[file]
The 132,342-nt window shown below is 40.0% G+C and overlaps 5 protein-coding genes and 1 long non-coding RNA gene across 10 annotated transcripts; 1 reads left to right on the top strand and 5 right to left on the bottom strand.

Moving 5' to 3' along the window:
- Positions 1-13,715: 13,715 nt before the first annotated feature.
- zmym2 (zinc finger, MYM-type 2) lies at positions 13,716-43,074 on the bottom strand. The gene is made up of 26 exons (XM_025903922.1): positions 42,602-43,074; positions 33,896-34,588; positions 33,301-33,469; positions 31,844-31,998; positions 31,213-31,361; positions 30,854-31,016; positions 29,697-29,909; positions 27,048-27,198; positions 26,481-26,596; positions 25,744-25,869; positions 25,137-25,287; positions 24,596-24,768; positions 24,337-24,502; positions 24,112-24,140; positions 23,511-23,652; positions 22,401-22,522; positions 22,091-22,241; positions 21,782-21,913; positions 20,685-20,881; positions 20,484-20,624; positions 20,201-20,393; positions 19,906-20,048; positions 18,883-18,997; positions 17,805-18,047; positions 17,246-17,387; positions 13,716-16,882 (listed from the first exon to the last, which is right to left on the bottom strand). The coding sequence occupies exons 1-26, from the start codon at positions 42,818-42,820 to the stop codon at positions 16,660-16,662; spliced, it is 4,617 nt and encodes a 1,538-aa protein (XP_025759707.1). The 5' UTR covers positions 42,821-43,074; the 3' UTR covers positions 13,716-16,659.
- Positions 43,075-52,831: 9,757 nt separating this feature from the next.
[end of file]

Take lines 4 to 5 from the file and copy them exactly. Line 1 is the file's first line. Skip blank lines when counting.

- zmym2 (zinc finger, MYM-type 2) lies at positions 13,716-43,074 on the bottom strand. The gene is made up of 26 exons (XM_025903922.1): positions 42,602-43,074; positions 33,896-34,588; positions 33,301-33,469; positions 31,844-31,998; positions 31,213-31,361; positions 30,854-31,016; positions 29,697-29,909; positions 27,048-27,198; positions 26,481-26,596; positions 25,744-25,869; positions 25,137-25,287; positions 24,596-24,768; positions 24,337-24,502; positions 24,112-24,140; positions 23,511-23,652; positions 22,401-22,522; positions 22,091-22,241; positions 21,782-21,913; positions 20,685-20,881; positions 20,484-20,624; positions 20,201-20,393; positions 19,906-20,048; positions 18,883-18,997; positions 17,805-18,047; positions 17,246-17,387; positions 13,716-16,882 (listed from the first exon to the last, which is right to left on the bottom strand). The coding sequence occupies exons 1-26, from the start codon at positions 42,818-42,820 to the stop codon at positions 16,660-16,662; spliced, it is 4,617 nt and encodes a 1,538-aa protein (XP_025759707.1). The 5' UTR covers positions 42,821-43,074; the 3' UTR covers positions 13,716-16,659.
- Positions 43,075-52,831: 9,757 nt separating this feature from the next.